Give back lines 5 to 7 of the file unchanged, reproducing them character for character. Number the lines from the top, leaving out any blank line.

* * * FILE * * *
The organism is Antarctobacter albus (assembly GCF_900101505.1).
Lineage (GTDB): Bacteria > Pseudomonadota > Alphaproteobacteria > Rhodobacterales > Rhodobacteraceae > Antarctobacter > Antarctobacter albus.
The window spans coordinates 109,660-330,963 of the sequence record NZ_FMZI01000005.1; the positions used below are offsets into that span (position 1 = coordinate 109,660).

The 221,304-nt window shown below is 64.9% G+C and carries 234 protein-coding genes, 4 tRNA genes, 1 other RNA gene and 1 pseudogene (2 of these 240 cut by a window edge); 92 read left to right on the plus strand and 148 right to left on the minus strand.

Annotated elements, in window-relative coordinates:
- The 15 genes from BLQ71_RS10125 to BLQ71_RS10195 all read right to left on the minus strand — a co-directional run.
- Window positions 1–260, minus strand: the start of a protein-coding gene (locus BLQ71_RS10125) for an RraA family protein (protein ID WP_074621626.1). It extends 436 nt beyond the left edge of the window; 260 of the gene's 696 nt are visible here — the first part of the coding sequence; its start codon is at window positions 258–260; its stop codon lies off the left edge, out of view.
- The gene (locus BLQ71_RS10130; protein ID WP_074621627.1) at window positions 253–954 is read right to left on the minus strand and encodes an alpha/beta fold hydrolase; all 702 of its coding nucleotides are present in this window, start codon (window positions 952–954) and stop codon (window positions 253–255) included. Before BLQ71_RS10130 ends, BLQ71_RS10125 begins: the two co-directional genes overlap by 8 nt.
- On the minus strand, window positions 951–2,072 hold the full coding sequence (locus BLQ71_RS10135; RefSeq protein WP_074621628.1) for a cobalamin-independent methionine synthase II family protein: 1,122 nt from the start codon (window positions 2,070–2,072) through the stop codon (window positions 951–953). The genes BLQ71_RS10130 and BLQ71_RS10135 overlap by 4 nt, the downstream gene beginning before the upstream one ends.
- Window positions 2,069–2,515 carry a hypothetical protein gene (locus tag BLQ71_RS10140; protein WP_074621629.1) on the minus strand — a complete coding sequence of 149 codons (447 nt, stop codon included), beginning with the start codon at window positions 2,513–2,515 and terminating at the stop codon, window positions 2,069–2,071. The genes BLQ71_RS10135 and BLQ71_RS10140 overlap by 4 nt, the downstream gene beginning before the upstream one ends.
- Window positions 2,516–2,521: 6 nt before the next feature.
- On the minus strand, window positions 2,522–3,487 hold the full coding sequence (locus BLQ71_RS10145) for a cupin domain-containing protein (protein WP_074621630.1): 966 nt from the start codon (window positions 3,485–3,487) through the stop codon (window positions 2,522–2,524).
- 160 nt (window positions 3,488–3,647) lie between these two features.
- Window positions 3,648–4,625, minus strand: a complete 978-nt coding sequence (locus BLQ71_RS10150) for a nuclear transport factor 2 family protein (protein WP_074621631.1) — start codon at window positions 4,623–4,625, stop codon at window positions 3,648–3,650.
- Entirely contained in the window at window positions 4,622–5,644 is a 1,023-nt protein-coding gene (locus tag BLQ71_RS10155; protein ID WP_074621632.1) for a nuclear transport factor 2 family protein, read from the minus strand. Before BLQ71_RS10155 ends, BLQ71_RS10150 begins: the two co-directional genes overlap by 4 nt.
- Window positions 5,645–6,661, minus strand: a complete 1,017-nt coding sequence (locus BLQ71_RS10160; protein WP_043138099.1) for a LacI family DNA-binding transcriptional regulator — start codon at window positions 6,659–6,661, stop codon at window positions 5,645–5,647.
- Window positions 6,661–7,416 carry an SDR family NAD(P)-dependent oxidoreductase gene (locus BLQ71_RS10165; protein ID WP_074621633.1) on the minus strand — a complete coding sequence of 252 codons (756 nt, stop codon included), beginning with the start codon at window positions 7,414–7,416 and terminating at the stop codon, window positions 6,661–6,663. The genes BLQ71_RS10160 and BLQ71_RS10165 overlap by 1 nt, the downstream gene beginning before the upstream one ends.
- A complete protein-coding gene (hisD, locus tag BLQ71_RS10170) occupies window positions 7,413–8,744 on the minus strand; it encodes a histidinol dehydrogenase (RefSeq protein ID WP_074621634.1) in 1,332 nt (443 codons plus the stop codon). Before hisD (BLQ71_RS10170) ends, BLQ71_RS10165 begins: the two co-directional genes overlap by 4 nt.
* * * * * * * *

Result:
Annotated elements, in window-relative coordinates:
- The 15 genes from BLQ71_RS10125 to BLQ71_RS10195 all read right to left on the minus strand — a co-directional run.
- Window positions 1–260, minus strand: the start of a protein-coding gene (locus BLQ71_RS10125) for an RraA family protein (protein ID WP_074621626.1). It extends 436 nt beyond the left edge of the window; 260 of the gene's 696 nt are visible here — the first part of the coding sequence; its start codon is at window positions 258–260; its stop codon lies off the left edge, out of view.